medicines, vitamins, and herbal therapies. Although you may need a suitcase to
carry all of these bottles, your doctor will appreciate being able to actually
see the drugs and clarify the doses, whether they are generic or not, and other
aspects.

For example, several drugs have different trade names when prescribed for
different purposes. Careful review of all of these medicines can prevent
duplication and potential adverse reactions.

3. Bring X-Rays, CT Scans, MRIs, and other Scans Our healthcare system is not as
seamless as we would like. If your Doctor has to obtain these scans from other
health care centers, it could delay treatment. And repeating these scans can
cost you money and time.

Bring the Actual Scans, not just the Radiologist’s report. This allows the
doctor to make his or her own interpretation of the findings. In fact, you may
wish to keep copies of these scans for your own records.

4. Make a List of Questions Write down questions you want to ask the doctor so
you don’t forget anything important, such as: • What do you believe is the cause
of the pain? • What strategies might help relieve the pain? • What are the pros
and cons of each approach? • What side effects might occur? • What is the
long-term outlook? • What are my responsibilities? • What are the doctor’s
responsibilities? • How does he/she like to communicate (office visits only,
telephone, email)? • Is there another healthcare provider who should be
contacted, such as a nurse or physician assistant? • What part of my care will
this Physician be responsible for—pain only or general medical care too?

5. Make a List of Your Goals This is easier said than done. You may want to
spend some time thinking about what you actually hope to achieve. Are you
seeking complete relief of pain? Are you hoping to be able to work part time?
Ride your bicycle? The more specific you can be the more precise your Doctor
can be in developing a plan of care to accomplish these goals.

In the book Managing Pain Before it Manages You, Margaret Caudill, M.D.
recommends the following criteria when setting your goals: • A Goal should be
Measurable • A Goal should be Realistic • A Goal should be Behavioral • A Goal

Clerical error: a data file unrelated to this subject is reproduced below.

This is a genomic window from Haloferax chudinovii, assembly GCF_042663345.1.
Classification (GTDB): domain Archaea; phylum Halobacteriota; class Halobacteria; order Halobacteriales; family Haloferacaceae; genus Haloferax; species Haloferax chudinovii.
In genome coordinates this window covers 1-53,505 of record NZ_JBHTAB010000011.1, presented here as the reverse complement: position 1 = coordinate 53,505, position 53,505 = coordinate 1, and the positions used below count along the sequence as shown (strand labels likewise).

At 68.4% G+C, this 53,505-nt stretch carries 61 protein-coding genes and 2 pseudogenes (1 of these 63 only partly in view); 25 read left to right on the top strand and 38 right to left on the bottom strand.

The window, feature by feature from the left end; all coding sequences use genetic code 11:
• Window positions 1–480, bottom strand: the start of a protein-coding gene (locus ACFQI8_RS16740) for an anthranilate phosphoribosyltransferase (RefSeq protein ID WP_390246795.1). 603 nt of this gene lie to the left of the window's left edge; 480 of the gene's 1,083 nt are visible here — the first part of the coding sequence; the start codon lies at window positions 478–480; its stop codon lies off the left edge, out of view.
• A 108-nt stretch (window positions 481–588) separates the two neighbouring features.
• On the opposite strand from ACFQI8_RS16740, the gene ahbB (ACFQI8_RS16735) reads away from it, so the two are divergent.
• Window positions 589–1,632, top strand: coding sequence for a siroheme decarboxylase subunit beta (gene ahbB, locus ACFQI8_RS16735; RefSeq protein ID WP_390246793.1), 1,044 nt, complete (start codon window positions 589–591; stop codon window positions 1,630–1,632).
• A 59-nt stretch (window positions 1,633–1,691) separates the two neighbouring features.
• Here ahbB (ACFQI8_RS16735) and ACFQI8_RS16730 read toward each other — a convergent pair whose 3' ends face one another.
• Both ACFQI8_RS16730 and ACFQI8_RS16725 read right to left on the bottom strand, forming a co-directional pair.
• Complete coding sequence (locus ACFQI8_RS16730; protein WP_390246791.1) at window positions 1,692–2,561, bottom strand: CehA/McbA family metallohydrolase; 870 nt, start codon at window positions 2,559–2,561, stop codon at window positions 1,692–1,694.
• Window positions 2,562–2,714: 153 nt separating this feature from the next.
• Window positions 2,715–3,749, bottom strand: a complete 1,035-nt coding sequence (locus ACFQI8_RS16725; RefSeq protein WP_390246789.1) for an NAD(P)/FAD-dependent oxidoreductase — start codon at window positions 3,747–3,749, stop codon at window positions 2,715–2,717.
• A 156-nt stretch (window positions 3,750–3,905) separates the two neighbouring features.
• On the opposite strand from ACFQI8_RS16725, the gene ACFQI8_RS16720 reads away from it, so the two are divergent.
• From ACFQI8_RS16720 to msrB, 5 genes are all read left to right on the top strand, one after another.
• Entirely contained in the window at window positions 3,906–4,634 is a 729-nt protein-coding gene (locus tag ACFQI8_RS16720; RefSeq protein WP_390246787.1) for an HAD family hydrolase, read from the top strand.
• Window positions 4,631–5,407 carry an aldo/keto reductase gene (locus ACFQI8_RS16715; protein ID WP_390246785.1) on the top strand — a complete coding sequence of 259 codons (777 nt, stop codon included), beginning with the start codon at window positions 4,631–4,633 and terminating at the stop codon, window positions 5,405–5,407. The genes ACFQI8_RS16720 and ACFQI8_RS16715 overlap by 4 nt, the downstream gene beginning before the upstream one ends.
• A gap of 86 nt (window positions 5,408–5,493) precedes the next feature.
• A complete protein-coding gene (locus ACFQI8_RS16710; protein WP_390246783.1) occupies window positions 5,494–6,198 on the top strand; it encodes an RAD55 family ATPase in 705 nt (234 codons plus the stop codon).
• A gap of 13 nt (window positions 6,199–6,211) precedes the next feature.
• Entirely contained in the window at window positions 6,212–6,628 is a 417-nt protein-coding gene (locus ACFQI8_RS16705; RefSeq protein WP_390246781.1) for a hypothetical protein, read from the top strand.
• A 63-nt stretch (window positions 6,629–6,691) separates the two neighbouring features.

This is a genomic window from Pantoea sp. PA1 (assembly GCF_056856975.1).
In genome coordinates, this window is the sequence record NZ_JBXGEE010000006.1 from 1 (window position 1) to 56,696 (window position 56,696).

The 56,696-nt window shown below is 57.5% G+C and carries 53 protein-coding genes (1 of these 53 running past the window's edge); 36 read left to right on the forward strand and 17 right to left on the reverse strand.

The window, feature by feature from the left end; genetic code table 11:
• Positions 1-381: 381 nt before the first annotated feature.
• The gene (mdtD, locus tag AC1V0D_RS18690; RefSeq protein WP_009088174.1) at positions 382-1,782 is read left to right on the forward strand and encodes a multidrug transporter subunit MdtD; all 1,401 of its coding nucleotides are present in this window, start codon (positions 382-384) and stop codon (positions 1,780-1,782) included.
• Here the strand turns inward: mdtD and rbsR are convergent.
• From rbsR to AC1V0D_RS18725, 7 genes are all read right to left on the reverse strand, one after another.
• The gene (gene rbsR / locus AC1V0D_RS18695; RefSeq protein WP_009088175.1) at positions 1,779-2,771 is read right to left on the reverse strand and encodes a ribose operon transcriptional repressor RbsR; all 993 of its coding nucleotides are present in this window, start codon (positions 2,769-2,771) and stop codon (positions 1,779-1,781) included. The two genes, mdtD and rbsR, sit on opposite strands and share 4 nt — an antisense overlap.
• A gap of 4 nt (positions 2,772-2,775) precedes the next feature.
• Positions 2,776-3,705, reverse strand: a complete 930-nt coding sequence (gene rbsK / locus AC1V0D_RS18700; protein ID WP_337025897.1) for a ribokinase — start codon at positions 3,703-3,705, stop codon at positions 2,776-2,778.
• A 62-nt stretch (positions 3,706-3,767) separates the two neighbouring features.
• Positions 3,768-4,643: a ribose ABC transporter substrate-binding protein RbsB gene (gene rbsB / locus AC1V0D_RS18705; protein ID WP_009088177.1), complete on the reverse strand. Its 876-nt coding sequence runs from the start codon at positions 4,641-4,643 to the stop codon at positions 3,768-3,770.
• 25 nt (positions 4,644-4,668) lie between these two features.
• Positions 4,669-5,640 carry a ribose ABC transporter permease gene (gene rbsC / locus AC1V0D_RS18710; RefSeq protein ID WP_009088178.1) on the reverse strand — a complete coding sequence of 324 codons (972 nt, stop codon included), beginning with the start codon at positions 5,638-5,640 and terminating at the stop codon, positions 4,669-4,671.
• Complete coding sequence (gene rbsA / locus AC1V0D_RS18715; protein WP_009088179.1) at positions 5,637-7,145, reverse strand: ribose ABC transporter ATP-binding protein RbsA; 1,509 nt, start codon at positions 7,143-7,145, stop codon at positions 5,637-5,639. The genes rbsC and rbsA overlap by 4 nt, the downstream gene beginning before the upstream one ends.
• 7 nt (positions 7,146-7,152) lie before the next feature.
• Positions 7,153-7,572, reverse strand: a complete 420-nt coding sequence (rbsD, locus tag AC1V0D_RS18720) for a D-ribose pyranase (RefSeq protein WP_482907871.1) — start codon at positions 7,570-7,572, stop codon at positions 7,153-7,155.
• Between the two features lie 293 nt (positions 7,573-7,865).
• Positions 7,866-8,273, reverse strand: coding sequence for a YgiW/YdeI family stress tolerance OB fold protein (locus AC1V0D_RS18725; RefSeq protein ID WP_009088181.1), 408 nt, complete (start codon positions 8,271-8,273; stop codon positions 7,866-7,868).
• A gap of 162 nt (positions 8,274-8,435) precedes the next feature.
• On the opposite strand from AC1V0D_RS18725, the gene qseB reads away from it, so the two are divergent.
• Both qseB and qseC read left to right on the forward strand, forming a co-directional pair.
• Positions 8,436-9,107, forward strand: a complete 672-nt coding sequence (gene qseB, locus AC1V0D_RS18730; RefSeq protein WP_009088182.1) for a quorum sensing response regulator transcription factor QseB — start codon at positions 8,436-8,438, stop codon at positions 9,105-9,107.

should be “I” Centered • A Goals should be Desirable

6. Bring a Friend or Family Member to the Doctor’s Office A second set of ears
is very important when complex medical information might be discussed. A friend
or family member can help you remember the Physician’s recommendations. You may
also wish to tape the conversation so it can be played back later. This is
especially important if you have memory loss, poor hearing, poor eyesight, or
are dyslexic. Let the Doctor know you are taping the conversation and why.

7. Mentally Prepare for the Visit Seeing a new Doctor for chronic pain is an
occasion often filled with hope and optimism for possible cure. And yet,
relaying the history of your pain and your attempts at finding relief can be
emotionally trying.

Don’t be surprised if tears of frustration and sadness start to flow. I have sat
with people during their first visit who cried during the entire appointment.
Though this is to be expected (and a compassionate professional should respond
with caring and support) it also limits your opportunity to talk with your
Doctor and develop a treatment plan.

Follow Up Visit Preparation

1. Bring a diary. While trying new therapies, listing your reactions in a diary
can help you recall the results, the level of relief as well as any side
effects. Writing things down frequently will help you remember to ask about
them. And if you are pleased about some aspect of your progress, or you were
able to do something you could not do in the past, let your doctor know this
too. Let him or her join in celebration of your victories.

2. Bring a list of new questions. If your goals have changed, let your doctor
know.

3. Bring your friend, family member, and/or tape recorder.

Policies & Notices

Cancellation Policy

◊ Cancellations – If you do not come in for your appointment, it deprives
another patient of that time slot, therefore, there will be a $### charge if
you cannot keep your appointment, and have not informed us at least 24 hours
prior to the scheduled time.

Payment Policy

◊ First Visit Costs – Approximately $###; return visits typically range from
$### to $###. Payment is required at the Time of Service; Checks, Visa,
MasterCard and Discover are accepted.

 

Other Policies

OtherPolicy

Patient Pain Agreement

PatientPainAgreement

Other Agreements

OtherAgreements

HIPPA Notification

HIPPA

Join APC's Path to Pain Reduction & Relief